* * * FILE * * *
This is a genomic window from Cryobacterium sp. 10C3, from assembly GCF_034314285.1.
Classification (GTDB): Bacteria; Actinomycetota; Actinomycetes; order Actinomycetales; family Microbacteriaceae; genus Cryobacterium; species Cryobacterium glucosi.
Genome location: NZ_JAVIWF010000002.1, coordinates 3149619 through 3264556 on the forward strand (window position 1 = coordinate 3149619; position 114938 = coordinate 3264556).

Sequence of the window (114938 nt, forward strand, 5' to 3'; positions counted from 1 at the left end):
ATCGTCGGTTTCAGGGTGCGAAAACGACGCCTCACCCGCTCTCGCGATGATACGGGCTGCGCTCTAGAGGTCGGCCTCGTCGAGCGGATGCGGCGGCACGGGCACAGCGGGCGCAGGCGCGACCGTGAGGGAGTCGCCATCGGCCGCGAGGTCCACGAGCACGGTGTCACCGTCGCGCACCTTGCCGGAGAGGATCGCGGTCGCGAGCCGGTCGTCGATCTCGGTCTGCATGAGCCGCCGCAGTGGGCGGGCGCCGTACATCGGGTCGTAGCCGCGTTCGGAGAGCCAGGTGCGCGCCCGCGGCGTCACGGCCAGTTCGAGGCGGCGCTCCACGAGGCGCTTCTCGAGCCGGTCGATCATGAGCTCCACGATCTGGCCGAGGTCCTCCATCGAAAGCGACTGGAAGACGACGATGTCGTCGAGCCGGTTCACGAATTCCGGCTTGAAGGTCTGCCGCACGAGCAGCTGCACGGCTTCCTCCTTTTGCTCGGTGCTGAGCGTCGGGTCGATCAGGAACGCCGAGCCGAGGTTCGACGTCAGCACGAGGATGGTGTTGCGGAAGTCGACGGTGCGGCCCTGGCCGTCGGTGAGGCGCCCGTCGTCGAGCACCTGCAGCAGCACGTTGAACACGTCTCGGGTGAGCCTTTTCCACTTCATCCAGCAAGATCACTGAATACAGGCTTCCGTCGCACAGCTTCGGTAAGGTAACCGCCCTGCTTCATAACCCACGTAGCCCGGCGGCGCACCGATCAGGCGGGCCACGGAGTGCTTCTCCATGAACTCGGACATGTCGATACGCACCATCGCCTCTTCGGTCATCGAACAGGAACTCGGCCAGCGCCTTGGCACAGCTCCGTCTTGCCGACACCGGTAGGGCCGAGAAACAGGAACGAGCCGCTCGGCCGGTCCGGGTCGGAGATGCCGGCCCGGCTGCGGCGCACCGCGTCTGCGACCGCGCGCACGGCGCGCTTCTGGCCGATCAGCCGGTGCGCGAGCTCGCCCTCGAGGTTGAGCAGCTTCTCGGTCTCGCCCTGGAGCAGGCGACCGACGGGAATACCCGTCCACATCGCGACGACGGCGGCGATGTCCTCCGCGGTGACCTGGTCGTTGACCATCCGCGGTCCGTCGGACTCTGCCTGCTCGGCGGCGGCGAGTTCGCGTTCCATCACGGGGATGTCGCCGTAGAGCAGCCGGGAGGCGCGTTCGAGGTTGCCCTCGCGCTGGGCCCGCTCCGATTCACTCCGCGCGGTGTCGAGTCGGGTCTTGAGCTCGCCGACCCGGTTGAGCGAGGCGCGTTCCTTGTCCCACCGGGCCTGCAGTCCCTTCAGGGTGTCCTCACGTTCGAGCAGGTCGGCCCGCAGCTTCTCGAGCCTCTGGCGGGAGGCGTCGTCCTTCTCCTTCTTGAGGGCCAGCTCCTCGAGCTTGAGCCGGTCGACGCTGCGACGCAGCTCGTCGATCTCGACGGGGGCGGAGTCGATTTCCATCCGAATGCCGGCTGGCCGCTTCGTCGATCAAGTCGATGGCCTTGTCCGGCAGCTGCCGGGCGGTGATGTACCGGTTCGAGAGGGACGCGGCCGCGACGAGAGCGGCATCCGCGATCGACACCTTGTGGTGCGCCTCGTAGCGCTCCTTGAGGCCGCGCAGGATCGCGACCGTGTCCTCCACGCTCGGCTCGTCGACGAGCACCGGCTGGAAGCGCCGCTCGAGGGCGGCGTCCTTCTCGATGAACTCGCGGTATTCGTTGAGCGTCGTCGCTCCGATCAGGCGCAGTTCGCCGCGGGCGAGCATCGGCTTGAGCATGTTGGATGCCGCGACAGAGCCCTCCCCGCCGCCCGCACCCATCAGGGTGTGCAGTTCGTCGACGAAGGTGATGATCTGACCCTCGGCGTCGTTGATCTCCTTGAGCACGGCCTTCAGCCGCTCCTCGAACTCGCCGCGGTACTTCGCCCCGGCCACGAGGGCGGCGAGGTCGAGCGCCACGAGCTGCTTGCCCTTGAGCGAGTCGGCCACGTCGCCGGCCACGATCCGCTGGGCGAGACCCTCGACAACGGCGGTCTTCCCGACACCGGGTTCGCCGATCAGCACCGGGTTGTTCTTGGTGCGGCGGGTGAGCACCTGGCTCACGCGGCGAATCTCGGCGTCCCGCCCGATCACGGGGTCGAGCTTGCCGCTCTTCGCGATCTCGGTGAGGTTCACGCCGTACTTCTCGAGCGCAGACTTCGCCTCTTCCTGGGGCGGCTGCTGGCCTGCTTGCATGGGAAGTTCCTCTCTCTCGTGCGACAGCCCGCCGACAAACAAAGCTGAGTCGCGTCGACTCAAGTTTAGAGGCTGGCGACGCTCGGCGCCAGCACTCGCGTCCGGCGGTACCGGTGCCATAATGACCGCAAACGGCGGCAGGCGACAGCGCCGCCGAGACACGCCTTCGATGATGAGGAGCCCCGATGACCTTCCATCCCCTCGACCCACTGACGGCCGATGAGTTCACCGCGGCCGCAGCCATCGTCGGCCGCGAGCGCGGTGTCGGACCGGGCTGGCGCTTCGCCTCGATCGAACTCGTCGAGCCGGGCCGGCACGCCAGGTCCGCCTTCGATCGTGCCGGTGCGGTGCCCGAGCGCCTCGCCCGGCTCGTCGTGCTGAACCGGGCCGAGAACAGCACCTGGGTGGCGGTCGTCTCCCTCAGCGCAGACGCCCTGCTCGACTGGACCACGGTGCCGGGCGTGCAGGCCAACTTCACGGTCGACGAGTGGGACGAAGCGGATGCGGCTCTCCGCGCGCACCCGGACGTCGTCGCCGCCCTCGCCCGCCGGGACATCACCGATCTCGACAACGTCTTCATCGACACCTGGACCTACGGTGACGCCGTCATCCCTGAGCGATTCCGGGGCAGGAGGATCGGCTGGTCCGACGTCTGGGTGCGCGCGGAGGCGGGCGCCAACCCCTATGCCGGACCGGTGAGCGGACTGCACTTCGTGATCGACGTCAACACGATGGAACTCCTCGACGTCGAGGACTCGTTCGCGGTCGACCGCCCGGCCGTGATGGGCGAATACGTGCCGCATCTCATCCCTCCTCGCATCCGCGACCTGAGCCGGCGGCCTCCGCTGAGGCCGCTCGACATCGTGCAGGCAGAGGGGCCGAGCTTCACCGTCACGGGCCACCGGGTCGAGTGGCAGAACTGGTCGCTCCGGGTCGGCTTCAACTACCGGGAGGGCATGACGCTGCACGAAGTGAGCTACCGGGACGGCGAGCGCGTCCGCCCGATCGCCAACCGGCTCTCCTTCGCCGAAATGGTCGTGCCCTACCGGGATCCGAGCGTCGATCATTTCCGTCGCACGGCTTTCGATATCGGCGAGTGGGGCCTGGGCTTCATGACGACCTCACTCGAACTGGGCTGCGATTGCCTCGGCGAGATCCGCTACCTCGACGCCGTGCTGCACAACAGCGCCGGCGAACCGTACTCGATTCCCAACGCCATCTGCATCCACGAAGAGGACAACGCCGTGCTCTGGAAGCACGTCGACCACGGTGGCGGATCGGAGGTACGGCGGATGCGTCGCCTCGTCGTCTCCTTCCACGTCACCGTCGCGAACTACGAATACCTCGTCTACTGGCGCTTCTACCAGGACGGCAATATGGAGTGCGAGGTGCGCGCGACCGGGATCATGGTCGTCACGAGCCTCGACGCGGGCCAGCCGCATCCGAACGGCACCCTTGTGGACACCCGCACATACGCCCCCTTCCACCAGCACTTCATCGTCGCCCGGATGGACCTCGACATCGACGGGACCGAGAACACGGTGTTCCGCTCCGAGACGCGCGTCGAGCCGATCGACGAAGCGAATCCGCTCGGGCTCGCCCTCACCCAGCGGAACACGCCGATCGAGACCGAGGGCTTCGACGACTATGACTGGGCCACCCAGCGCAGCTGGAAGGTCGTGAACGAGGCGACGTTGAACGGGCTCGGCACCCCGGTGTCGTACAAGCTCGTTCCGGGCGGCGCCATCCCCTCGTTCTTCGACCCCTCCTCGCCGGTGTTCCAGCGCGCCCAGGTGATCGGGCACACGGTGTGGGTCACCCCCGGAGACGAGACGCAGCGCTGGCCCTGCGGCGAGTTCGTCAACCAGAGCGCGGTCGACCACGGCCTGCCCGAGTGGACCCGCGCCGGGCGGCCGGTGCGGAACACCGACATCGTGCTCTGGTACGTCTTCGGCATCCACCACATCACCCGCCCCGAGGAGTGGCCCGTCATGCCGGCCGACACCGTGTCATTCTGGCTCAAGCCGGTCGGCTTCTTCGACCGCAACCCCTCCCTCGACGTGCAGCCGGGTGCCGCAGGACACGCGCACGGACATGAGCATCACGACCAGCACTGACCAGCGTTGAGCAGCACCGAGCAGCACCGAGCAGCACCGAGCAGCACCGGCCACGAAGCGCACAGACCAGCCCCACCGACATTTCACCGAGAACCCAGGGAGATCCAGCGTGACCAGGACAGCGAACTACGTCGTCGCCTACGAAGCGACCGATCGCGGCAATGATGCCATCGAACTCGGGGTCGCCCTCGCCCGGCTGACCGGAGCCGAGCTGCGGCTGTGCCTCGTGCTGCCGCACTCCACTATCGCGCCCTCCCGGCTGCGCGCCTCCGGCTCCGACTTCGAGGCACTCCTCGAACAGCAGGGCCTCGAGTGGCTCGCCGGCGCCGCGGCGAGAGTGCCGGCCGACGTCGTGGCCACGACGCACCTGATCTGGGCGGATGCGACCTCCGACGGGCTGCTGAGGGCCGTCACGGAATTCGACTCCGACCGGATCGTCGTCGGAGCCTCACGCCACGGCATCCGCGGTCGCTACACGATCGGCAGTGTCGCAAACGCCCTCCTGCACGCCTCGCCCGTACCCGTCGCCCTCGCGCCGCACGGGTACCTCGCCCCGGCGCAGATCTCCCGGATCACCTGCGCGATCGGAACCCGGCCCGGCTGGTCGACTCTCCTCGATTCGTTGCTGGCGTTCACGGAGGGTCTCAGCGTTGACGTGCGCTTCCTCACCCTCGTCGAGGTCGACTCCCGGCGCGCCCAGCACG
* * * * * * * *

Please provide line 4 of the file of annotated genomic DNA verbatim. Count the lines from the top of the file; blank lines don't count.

Sequence of the window (114938 nt, forward strand, 5' to 3'; positions counted from 1 at the left end):